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Slipping violin
Topic Rating: 5 Topic Rating: 5 Topic Rating: 5 Topic Rating: 5 Topic Rating: 5 Topic Rating: 5 (3 votes) 
Little Rock, AR
Honorary advisor

March 4, 2013 - 4:01 pm
Member Since: January 28, 2012
Forum Posts: 207
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Hey everyone,

I am having a problem.  I can't ever get a good solid position for my instrument.  I try to start off with good form, but it seems that as I play longer and longer, the violin works its way down from my shoulder/neck area to my chest.  Then I have to try and readjust mid performance or stop completely.

I have a shoulder rest for it that seems to grip my shoulder well.  I have noticed that my check and chin will start to get oily when placed on the chin rest for extended periods and that may be part of the issue.

Any suggestions?

Never mind maneuvers, just go straight at them.

Merritt Island, Fla
Pro advisor

March 4, 2013 - 4:20 pm
Member Since: June 25, 2012
Forum Posts: 1281
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without a vid its hard to say the cause. so leaping blindly I give my 2 cents.

I wear cotton polo shirts and nothing silky or smooth that could shift under the weight of the instrument. 

The shoulder rest should make contact with the chest area all of its length and not just the shoulder area, there are many types that are poseable and adjustable to give you this.

You shouldnt have to strain your neck or over tilt your head to grip the instrument with your jaw. If you do and your shoulder rest is adjusted to its max then a custom height chinrest might be in order. 

http://www.violinistinbalance......ncingv.htm  this website is an informative resource for violin positioning, posture and its effect on ones playing.

Lastly you are going to want to check if  you are applying inward (towards the neck) pressure with your left hand, this can move the instrument and should be avoided. It was a subconscious habit of mine that led to "left hand creep". 

I hope this helps, I hope its not bad advice too. lol. good luck

"Please play some wrong notes, so that we know that you are human" - said to Jascha Heifetz.


March 4, 2013 - 5:58 pm
Member Since: May 4, 2012
Forum Posts: 2379
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Maybe use a cloth over the chinrest clamp and chinrest?  Cloth or soft thin leather could keep oil off the chinrest as well as give some traction, or in a lower budget range maybe a piece cut from one of those fake chamois cloths they sell for polishing cars?

Also might check if the lower rim of the violin is actually resting on your collarbone.  That's the main way I can think of that the violin could creep down to the chest while playing.

"This young wine may have a lot of tannins now, but in 5 or 10 years it is going to be spectacular, despite the fact that right now it tastes like crude oil. You know this is how it is supposed to taste at this stage of development." ~ Itzhak Perlman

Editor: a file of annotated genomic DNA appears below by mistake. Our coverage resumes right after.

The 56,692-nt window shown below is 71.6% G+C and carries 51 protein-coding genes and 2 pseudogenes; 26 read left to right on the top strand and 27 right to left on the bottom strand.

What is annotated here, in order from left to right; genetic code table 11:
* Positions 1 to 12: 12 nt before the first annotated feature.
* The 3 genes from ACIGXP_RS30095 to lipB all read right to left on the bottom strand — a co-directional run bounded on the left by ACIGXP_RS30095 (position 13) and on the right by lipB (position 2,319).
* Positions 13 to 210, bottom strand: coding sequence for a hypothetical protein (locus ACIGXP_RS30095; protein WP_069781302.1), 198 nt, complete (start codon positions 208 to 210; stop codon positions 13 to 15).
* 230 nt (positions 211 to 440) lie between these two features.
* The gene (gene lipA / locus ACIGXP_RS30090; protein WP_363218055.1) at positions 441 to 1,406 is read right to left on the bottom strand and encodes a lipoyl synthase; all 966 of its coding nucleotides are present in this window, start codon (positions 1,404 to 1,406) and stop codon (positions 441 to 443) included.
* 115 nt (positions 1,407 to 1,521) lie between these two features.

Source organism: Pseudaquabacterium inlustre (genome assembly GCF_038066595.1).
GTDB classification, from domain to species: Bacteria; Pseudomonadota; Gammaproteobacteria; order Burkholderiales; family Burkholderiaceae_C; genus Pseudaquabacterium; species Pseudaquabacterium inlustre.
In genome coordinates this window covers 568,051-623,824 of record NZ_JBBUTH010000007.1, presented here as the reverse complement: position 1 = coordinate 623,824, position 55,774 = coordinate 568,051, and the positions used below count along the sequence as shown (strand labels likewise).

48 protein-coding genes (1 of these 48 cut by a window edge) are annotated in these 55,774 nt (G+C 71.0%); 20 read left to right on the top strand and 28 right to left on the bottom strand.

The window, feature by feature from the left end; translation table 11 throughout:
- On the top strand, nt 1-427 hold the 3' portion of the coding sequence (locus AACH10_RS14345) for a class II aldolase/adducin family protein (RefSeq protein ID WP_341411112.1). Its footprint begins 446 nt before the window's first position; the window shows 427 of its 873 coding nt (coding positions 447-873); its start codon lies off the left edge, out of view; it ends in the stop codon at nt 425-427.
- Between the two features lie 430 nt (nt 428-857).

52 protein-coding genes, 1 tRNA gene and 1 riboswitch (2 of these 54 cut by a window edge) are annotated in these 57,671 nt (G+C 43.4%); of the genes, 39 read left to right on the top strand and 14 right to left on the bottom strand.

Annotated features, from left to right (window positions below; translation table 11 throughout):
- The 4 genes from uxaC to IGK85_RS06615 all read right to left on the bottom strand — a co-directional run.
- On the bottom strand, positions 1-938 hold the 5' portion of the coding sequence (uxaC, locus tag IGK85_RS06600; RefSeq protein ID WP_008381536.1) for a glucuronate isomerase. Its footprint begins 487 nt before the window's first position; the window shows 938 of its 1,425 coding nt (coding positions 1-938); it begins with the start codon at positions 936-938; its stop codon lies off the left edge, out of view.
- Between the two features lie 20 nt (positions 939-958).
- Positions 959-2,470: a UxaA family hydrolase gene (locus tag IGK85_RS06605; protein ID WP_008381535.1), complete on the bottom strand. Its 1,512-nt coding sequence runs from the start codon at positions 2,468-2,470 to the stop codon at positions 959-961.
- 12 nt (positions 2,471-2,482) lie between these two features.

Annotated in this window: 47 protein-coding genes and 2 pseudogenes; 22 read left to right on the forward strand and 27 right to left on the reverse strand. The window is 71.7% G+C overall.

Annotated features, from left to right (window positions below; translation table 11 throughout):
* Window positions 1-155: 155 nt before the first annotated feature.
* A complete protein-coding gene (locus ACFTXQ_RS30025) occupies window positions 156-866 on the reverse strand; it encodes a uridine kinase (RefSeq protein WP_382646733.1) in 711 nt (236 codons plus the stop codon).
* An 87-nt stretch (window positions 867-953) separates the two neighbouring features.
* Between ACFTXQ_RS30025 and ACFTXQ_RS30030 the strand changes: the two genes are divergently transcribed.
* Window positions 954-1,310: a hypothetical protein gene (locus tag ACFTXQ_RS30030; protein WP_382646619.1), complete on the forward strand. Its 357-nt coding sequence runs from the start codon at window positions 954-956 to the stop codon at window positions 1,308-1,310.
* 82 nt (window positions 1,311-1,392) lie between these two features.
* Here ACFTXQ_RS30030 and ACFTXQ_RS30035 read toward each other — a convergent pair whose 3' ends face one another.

Fort Lauderdale
March 4, 2013 - 7:16 pm
Member Since: September 26, 2010
Forum Posts: 14344

The "Strad Pad" is great for that. Soft and gives a great grip.
Make sure that your elbow is under the violin slightly.

"The richest person is not the one who has the most,
but the one who needs the least."

Little Rock, AR
Honorary advisor

March 6, 2013 - 10:13 am
Member Since: January 28, 2012
Forum Posts: 207
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Thanks everyone.  I'm constantly trying new things, so I will let you know how it goes.

Never mind maneuvers, just go straight at them.

Honorary tenured advisor

March 6, 2013 - 12:18 pm
Member Since: September 7, 2012
Forum Posts: 985
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Not to upset your way of doing things, but I notice in the video in your recent thread at that you seem to hold your instrument at a level that is unusually low on the shoulder. Notice the position of your chin relative to the tail piece. 

The video is a little dark, but it looks like you have a Guarnieri chin rest.  Such a chinrest has a prominence like an elongated hump bridging the tailpiece.  I don't know that it is universal or anything, but I and at least some others hold so that that prominence fits under the jaw, pressing up on the soft parts of the underside of the jaw, and fitting between the two symmetric bones of the lower jaw.

Not to say that you should change that part of your grip, since I am not an expert.  But I would encourage awareness of how you are doing things and the best practices of others.  Maybe you could look at a lot of videos, noting how people hold.

I would also have you notice whether your shirt is slipping against your chest.  The violin could be going lower even though it is gripping your shirt.  There is a kind of rubberized non-slip fabric that can prevent your shirt from slipping against you.

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